Wednesday, July 25, 2007

M. T. Anderson Month, Part I

The Adbooks listserv is discussing M.T. Anderson this month, which is how I came to discover his lovely picture book, Me, All Alone, at the End of the World (illustrated by Kevin Hawkes). Me, All Alone is beautiful looking and elegant sounding, but probably falls into that category that I think of as picture books for adults.

On a superficial level, there's a lot of text in this picture book, and some lengthy sentences. "I liked to lie cozy near the brass-bellied stove, and hear the rain and the thunder fall, and the chuckling beasts with long tails or five legs or big kissing mouths squirm over the edge to go snapping at lightning." That's quite a mouthful for a preschooler or early reader, who might also want to know what "chuckling beasts?" Even a short sentence like "I ate hardtack and gristle" includes some vocabulary that the average kid probably isn't familiar with.

On a less superficial level, while I liked the book very much, I'm an adult that didn't quite get it. I thought it was kind of an anti-development story about an idyllic spot that became a tourist attraction. Sort of like Niagara Falls. It was only through the listserv discussion and after reading reviews that I realized that a more accurate reading relates to the attractions of solitude versus the attractions of, say, the developed Niagara Falls.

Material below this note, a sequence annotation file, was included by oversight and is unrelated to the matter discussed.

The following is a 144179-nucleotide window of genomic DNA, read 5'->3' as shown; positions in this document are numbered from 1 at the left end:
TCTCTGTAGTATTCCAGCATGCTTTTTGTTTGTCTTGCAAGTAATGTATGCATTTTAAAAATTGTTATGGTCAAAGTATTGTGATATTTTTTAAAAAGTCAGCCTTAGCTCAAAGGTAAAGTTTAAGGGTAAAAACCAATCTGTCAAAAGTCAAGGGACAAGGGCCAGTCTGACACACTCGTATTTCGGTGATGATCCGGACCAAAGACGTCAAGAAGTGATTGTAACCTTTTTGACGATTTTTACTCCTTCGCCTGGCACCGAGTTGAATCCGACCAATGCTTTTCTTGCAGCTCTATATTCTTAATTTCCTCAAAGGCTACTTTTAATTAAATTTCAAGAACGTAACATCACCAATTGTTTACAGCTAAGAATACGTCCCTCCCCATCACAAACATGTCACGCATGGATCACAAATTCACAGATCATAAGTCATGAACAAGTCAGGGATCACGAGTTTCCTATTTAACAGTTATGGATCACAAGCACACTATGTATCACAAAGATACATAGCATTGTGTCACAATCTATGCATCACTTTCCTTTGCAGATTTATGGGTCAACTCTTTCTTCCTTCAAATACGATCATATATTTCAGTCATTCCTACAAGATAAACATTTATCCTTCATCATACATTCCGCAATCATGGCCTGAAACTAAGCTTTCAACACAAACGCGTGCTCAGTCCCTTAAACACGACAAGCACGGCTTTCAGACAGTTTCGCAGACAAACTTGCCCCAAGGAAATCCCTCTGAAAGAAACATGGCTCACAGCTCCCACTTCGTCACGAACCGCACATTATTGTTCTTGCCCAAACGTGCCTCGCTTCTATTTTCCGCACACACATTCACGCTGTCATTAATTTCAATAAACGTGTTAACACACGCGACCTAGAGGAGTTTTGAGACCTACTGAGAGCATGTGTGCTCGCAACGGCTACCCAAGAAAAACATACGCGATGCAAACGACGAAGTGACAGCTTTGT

I liked that, once I got it. While I have no problem accepting that there are probably grade schoolers out there who would get this book faster than I did, I'd still suggest reading it with children to help them out.

Or just read it yourself.

1 comment:

J. L. Bell said...

Last year in a conversation at the Foundation for Children's Books, Mr. Anderson opined that Me, All Alone,... might have deserved to be expanded into a short novel. It certainly does push the limits of word count and syntax for a picture book. On the other hand, it's about mood and moment, not action and plot.